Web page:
New research facility could revamp nanotech in Ireland

27 Apr 2010

CRANN, the Trinity College Dublin (TCD) and University College Cork-based nanoscience research institute, opened its new Advanced Microscopy Laboratory (AML) today, featuring some of the world’s most powerful microscopes.

Costing €12m and jointly funded by the Higher Education Authority and Science Foundation Ireland, the 6,000 sq-foot facility based on the TRCD campus will enable researchers to see and manipulate materials at the atomic scale. One example of this is the Helium Ion microscope, which has enabled CRANN researchers to obtain a unique insight into how blood platelets and cancer cells interact, which leads to the spread of cancer throughout the body.

Advanced Microscopy Laboratory is a boost for Ireland

The unique state-of-the-art infrastructure will significantly enhance Ireland’s international competitiveness in delivering research firsts and providing added value to industry, and has already gained the support of multinationals, such as Boston Scientific, Intel and Hewlett-Packard (HP). A shared-access facility, the CRANN AML is open to all researchers from academia and industry.

“The CRANN AML is a national asset driving competitiveness for Irish academia and industry, enabling Ireland to leapfrog other countries, moving up the international league tables to attract research, jobs and funding we would have missed out on previously without the appropriate infrastructure.

“Of €150bn in goods and services exported by Ireland in 2008, it is estimated 10pc were enabled by nanoscience and related nanotechnologies. By focusing on the area of nanotechnology there is the potential to grow this figure to 20pc, allowing Ireland to take a significant share of an estimated global market of €3trn in 2015. The CRANN AML is a critical piece of the infrastructure that will help us achieve that goal,” said Dara Calleary, Minister for Labour Affairs and Public Service Transformation.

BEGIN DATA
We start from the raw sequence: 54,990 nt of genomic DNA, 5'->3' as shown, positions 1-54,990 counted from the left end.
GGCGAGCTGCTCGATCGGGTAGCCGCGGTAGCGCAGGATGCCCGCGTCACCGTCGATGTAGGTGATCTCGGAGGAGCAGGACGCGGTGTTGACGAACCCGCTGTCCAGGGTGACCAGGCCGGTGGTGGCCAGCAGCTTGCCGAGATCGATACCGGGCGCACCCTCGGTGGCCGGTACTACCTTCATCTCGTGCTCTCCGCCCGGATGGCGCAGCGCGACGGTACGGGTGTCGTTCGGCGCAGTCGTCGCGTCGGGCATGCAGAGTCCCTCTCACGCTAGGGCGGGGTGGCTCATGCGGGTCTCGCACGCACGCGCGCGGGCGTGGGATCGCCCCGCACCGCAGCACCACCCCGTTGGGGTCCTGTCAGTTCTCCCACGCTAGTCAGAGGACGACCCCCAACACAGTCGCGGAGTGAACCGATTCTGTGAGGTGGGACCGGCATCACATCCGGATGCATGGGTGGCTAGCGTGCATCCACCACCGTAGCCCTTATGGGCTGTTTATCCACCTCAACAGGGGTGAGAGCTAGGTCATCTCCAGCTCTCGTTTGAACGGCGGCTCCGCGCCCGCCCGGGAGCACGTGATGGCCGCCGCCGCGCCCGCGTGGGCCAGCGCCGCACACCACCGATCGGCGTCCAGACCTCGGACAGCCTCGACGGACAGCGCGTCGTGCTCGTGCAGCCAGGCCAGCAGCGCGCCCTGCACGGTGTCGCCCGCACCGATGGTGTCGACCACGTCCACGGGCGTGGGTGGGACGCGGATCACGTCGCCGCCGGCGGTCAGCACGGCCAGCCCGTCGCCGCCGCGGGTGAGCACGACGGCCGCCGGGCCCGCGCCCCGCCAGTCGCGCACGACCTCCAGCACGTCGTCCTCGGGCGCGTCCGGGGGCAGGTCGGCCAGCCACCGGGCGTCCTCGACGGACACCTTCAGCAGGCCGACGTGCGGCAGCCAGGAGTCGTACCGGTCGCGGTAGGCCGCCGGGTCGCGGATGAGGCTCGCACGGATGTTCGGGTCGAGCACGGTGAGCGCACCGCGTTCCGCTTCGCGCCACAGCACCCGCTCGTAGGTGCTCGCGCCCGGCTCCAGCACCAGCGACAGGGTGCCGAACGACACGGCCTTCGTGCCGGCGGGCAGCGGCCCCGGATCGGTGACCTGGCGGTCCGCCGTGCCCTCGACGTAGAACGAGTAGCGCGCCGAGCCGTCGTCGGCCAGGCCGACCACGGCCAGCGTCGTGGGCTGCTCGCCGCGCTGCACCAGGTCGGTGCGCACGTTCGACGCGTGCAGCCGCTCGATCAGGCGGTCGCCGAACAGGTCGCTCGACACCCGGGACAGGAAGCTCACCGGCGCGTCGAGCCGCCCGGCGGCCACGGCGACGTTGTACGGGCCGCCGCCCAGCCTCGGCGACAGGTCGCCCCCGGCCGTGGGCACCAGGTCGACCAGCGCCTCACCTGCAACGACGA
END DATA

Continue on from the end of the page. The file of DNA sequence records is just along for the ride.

“The vision and joined up thinking by the HEA and SFI in coming together to fund the CRANN AML is to be commended,” Calleary added. “It is an excellent example of how Ireland’s smart economy is enabled through high-quality research programmes, state-of-the-art infrastructure and highly trained, technically skilled personnel. In addition, it is an example of how appropriate joined-up thinking at Government level can enable economic benefits.”

Impacts from the Advanced Microscopy Laboratory

Prof John Boland, director of CRANN at TCD, noted: “The value of the CRANN AML facility is that it can deliver short, medium and long-term impacts. In the short term, we are working with industry, particularly indigenous companies, to improve existing products that are coming to market; in the medium term, working with companies like HP and Intel, we will develop next-generation products; and in the longer term we are carrying out fundamental research which will lead to improved technologies, electronic and medical devices and potential new patient treatments.

“This focus on collaboration with industry is critical to deriving value from this investment and we look forward to using it as a magnet both to attract FDI as well as supporting indigenous companies who are developing new products for global export.”

By Deirdre Nolan

Photo: CRANN’s Advanced Microscopy Laboratory is now open